Jamie Smith Hopkins said...

Chelsea, she wanted to be extraordinary since age 11 and is now 26. Thanks for pointing out that it could be taken a variety of ways -- I assumed the long time lapse would convey the idea that she's an adult now.

Xenith said...

it's now "The Opposite of Magic." I don't know if that's any good, but at least it's more descriptive than the previous title.

Much more appealing, and it doesn't sound like an airport book (fast-pased usually thrillers. sold in airport shops, with a one word title (this is deliberate, it attracts attention or something)). Maybe they're called something else these days.

As for the query, what's at stake for your character?

Chelsea Pitcher said...

Ahhhh. I see what you're driving at. If you want, you could do something like, "Twenty-six year old Emily Daggett's childhood fantasy--find a wizard, be extraordinary, go adventuring--is coming true fifteen years late."

However, I seem to be the only one who noticed this so it may not be an issue at all! Love the new title :)

Adam Heine said...

I liked the ideas in the query, as well as the voice. Agree with EE and others that it needs some more detail.

I kept getting stuck on the fact that her childhood fantasy was to "find a wizard". That seems like a slightly lame childhood fantasy - wouldn't she want to be a wizard?

Though maybe it's just me. I mean, I did want to be a wizard when I was a kid. In any case, I like writtenwyrdd's suggestion of changing it to a desire for "magical adventure." It fits the story and doesn't raise questions about the details of her fantasies.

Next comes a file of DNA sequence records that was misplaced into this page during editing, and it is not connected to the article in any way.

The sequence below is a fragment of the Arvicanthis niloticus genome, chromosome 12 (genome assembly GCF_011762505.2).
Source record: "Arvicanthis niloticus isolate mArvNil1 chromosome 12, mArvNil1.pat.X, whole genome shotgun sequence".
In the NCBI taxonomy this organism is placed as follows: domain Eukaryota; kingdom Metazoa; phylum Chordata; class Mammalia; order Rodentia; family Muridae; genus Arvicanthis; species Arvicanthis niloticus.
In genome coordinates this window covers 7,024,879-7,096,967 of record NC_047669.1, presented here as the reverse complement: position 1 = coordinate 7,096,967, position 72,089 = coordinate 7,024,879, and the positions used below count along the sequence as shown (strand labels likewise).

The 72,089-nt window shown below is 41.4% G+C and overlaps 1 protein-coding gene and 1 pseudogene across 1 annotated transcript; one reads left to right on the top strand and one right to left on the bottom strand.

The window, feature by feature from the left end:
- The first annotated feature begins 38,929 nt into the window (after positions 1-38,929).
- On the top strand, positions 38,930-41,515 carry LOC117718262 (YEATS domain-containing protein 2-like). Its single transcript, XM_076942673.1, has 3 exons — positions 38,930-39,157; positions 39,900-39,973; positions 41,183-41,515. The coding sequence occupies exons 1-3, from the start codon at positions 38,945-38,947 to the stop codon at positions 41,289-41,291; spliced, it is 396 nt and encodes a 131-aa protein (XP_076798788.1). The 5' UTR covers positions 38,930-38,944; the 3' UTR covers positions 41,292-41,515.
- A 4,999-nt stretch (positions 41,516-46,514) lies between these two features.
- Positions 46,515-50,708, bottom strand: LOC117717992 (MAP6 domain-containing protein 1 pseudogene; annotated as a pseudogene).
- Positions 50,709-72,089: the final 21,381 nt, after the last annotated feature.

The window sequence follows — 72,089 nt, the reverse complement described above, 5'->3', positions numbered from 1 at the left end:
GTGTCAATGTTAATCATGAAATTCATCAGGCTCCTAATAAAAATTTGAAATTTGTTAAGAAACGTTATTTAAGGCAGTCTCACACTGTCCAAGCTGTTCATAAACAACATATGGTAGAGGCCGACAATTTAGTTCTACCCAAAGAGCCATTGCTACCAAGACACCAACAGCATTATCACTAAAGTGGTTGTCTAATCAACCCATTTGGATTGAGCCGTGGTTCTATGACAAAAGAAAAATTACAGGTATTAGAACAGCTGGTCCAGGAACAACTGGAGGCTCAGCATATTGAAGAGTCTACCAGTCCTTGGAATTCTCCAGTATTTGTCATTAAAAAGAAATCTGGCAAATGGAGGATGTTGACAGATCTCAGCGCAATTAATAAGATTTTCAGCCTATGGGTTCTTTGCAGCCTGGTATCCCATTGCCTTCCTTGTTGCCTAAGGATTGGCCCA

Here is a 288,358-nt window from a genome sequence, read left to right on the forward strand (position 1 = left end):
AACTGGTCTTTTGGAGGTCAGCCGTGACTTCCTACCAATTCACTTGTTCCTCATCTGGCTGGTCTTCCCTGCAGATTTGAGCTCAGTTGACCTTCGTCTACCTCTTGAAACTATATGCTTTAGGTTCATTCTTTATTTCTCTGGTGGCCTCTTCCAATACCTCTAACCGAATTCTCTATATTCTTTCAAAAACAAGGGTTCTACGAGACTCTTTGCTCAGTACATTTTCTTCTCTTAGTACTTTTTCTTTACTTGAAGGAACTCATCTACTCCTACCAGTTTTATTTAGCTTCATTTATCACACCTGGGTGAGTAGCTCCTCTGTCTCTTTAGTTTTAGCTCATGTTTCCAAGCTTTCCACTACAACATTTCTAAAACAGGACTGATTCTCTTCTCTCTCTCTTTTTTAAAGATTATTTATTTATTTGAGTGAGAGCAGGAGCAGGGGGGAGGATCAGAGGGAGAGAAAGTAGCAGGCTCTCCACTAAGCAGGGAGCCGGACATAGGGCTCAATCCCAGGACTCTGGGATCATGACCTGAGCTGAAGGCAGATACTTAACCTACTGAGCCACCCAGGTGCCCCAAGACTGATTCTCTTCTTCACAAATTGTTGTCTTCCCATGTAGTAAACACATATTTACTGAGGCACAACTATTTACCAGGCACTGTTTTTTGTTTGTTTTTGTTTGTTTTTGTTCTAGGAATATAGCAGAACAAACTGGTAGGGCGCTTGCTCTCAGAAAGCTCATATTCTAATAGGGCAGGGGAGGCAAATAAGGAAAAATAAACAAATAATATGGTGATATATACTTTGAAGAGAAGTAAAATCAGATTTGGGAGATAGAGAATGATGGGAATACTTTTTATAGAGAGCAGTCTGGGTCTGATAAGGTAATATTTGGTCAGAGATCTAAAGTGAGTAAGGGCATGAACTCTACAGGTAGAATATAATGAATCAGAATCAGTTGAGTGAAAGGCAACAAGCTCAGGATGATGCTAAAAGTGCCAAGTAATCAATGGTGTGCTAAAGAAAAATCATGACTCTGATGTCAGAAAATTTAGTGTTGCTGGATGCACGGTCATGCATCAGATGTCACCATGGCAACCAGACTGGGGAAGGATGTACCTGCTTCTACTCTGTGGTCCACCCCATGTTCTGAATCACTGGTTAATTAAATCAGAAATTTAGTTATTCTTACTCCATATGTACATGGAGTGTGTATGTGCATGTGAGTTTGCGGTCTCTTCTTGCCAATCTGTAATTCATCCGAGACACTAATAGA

Sarah Laurenson said...

Sounds cute and fun. FWIW, I'd read pages.

Jamie Smith Hopkins said...

In case anyone's still checking this comment thread and wants to offer further critiques, here's my attempt at a fix:

Emily Daggett's whimsical childhood fantasy--find a wizard and go adventuring with him--is coming true. Years late and all wrong.

The wizard, co-worker Alexander Hartgrave, is thirty and infuriating rather than old and kindly. He doesn't want her tagging along with him anywhere because her very presence nullifies magic--the polar opposite of the power she'd wanted.

But it's just what Hartgrave needs when hit-wizards track him down near the Midwestern college where he and Emily work. The wizards kill anyone who stumbles upon the secret of magic, he tells her, and she's eager to stop them. Until she discovers she might have chosen the wrong side.

Anonymous said...

I like the revised version much better.

Evil Editor said...

Yes, much more specificity in the same amount of space.

So Hartgrave is claiming that he stumbled upon the secret of magic and is thus a target; that he's not a "true" wizard?

Jamie Smith Hopkins said...

Hi, EE -- Hartgrave tells Emily that nearly everyone is hardwired to do magic, but they don't because they have no idea magic exists. He says the wizarding group picks off those who figure it out. Call it eliminating the competition.

Hartgrave does says he's a target, but it's not a case of real wizards and not-so-real ones. It's magic-users vs. magic-users.

This seemed a bit much to try to explain in a query letter -- but no doubt someone here could do it.